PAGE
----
Announcing tldraw's $2.7M seed
We're building a new infinite canvas for the web: built with React, made for developers, and with a super-fast engine for collaboration. Try it today.
Hi, this is Steve Ruiz. You might know me from tldraw, a free and open source collaborative whiteboard that I released last year. That project got quite popular: users liked the simplicity and attention to detail, while developers saw its React-based “canvas” as the perfect starting point for their own adventures in spatial user interfaces.
This last year, we’ve been hard at work on bringing that idea forward.
The new tldraw (which you can try here) is a full rewrite, built from the ground up to provide a primitive for spatial user interfaces that can display native web content on an infinite canvas. Like the original, tldraw is both an app and a library, designed for integration and extension. The new project goes further, introducing a custom engine for real-time collaboration.
Today I’m announcing tldraw’s $2.7 million seed round led by Lux Capital and including the support of Amplify Partners, Sabrina Hahn, Guillermo Rauch of Vercel, Liu Jiang, NP-Hard Ventures, Soleio, Badrul Farooqi, Michael Stoppelman, Tom Preston-Werner, Adam Wiggins of Muse, Brian Lovin of Campsite, David Khourshid of Stately.ai, Cristóbal Valenzuela of Runway ML, Johannes Schickling of Prisma, Brian Shultz of Tango, Shin Kim of Eraser, Jeff Weinstein and Chase Davis.
Subscribe for updates or read on for more!
Where it’s been
From the beginning, tldraw was more than an app: it’s distributed as a React component that can be embedded in other apps; and, being open source, it’s been free to fork and modify to create new experiences.
Developers have used tldraw to build some truly amazing things.
A surprise to me was that, with a few notable exceptions (such as the fantastic okso.app and Jordan Singer’s Macpaint app), most of these new projects were less about drawing or white-boarding and more about putting interactive widgets into a Figma-like interface.
Affine used tldraw to create their “edgeless” view of their Notion-style blocks. Legend Keeper and WorldAnvil both use tldraw to include characters and places from users’ story-worlds onto the canvas. Vidext is using tldraw to create AI-driven videos, BigBlueButton has reimplemented their virtual classroom’s whiteboard with tldraw, and Logseq is building their whiteboards feature on tldraw, too.
However, as I spoke with developers about what they were making with tldraw, a few things became obvious:
that the community needed an open-source primitive for spatial interfaces;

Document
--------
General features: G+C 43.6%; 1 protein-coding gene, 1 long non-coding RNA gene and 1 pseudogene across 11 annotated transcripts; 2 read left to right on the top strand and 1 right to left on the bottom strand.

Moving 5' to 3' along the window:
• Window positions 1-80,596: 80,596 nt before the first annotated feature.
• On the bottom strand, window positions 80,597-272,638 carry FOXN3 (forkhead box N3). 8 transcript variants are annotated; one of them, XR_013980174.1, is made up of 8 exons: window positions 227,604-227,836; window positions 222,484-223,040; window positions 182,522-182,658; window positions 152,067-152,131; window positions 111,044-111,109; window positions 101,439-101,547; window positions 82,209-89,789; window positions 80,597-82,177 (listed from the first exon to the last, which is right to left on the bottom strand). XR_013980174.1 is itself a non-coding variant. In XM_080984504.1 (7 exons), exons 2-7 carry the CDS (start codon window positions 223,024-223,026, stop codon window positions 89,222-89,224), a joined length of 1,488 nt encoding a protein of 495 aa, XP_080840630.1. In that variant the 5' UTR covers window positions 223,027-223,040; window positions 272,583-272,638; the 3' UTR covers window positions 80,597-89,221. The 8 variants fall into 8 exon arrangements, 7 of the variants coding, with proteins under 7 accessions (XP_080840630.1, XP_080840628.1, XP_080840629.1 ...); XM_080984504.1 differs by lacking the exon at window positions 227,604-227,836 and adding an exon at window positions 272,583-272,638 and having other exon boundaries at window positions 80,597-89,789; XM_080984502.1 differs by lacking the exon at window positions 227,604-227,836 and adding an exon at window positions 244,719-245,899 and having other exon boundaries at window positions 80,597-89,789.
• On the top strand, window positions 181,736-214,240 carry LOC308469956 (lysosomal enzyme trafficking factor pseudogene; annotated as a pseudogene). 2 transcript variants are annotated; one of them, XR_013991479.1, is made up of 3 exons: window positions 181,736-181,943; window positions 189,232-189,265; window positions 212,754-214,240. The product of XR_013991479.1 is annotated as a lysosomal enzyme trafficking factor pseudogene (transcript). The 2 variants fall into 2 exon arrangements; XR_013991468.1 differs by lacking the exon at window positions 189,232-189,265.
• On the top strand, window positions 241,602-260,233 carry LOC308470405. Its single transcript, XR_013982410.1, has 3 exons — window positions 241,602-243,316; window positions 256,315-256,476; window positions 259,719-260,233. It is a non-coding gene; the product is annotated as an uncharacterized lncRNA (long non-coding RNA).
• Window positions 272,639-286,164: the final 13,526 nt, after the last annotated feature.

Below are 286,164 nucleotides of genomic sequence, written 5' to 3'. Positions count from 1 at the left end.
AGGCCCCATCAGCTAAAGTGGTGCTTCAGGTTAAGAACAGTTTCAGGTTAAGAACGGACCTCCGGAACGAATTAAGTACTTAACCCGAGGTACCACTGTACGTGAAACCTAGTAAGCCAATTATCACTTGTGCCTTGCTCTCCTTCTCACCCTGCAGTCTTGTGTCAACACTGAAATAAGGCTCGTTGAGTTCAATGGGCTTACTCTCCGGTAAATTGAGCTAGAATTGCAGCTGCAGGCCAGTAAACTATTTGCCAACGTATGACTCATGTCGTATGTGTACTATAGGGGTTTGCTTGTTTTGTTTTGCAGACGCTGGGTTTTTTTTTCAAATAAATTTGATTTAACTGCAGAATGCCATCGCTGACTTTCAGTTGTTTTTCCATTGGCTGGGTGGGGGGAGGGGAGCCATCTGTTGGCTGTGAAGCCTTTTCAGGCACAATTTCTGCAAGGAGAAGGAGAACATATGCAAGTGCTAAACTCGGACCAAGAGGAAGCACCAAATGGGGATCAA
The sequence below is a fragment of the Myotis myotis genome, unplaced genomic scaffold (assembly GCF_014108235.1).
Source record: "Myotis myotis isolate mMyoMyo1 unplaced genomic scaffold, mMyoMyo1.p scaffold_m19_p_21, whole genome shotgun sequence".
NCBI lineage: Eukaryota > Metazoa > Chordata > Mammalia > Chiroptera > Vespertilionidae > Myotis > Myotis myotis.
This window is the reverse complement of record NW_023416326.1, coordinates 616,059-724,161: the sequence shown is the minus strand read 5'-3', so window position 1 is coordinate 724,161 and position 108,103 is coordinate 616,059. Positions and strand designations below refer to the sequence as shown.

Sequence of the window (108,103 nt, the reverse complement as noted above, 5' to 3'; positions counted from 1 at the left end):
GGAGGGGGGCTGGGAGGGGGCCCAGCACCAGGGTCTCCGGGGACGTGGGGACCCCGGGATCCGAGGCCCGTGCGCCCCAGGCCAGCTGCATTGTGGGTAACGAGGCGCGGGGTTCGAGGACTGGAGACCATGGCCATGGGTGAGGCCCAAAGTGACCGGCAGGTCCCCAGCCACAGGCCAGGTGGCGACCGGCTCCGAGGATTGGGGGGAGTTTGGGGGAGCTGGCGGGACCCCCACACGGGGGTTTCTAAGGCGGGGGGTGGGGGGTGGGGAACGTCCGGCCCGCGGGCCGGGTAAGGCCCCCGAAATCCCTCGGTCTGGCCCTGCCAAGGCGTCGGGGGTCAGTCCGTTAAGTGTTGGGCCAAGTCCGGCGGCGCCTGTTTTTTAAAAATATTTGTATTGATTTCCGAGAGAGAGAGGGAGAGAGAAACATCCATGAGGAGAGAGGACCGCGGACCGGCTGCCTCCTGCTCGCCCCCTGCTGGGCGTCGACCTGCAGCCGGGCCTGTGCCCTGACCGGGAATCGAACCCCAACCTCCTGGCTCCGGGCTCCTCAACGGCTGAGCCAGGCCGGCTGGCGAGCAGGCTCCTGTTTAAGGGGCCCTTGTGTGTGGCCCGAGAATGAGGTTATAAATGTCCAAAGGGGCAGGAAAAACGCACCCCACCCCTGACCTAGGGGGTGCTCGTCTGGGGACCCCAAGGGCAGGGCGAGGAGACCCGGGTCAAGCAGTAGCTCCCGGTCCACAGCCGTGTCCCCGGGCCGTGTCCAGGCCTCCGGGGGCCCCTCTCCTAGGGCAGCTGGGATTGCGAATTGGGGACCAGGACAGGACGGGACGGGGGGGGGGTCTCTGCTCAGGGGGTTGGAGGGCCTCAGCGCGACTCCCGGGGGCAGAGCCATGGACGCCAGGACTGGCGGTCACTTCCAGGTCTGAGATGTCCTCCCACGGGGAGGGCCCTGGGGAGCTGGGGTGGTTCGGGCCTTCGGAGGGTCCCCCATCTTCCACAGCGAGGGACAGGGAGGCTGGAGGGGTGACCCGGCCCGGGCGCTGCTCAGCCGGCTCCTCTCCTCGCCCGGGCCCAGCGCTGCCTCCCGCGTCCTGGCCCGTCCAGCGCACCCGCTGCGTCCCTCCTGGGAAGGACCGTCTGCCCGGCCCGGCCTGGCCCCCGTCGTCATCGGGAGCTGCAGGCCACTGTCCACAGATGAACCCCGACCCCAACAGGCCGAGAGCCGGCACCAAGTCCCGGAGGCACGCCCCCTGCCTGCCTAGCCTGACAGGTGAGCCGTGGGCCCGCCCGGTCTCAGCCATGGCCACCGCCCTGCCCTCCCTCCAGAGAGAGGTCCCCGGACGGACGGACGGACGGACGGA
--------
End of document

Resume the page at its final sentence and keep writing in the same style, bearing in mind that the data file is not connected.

the canvas was only part of the question; and
what was needed was much bigger than what I’d made.
And so we started making something new.
Where it’s going
The new tldraw is designed to be a primitive for infinite canvas applications, providing the same type of infrastructure utility that ProseMirror provides for rich text editors or Mapbox provides for maps. Like text editors and maps, a canvas is a nightmare of internal complexity, both technical and in user experience design, together with a long list of table-stakes features that need to accompany any product.
It’s our belief that a canvas should be a thing you build with, rather than build yourself.
And so the new tldraw library comes batteries included—much more-so than the original tldraw library ever did—with solid implementations for complex features such as selection, rotation, translation, resizing, styling, erasing, camera controls, editable text, reordering, snapping and alignment, support for multiple pages, undo and redo, copy and paste, embedded content, image export, file persistence, digital ink, and of course perfect arrows.
And, just like maps and text editors, the story doesn’t end there.
Our new canvas is also joined by our new high-performance service for collaboration, providing an easy path to creating multiplayer experiences. You can try this on our beta site by visiting beta.tldraw.com/r and sharing the URL with up to 30 friends.
Like the core library, we intend to make this service available for teams to build with. And we’ll be rolling out new services next year for related features: comments and messages, history and versioning, permissions and all of the other bits and pieces that go into making a spatial collaboration experience.
We’ve been building the team: I’m joined by David Sheldrick, Jaime Blair, Lu Wilson, and Alex Dytrych, together with Faraz Shaikh, Mitja Bezenšek, and Sunil Pai. We have a lovely office in London (Thursdays are for visitors) and of course we’re hiring.
While we haven’t open-sourced the new tldraw yet, we are looking for design partners to help get us there. If you are interested in getting early access to the new tldraw library, please let me know at firstname.lastname@example.org or schedule a call.
Until then, please give the new tldraw a spin at beta.tldraw.com. Share some projects! Let us know on Twitter or Discord if you have any questions, feedback, issues, or ideas.
P.S. A very special thanks to the hundreds of individual and corporate sponsors that helped me bring this project to where it is today. This would not have happened without your support. Thank you!
Congratulations Steve on successfully growing tldraw to the next level! As the product manager for BigBlueButton, we were impressed by your attention to details, the quality of tldraw itself, and your passion for the project. We decided to swap out our own custom whiteboard and embed tldraw. The new release looks amazing, and we can't wait to see how the tldraw project grows, and we look forward to contributing to its growth. To quote Buzz Lightyear, to infinite canvas and beyond.
beautiful project, this is awesome!!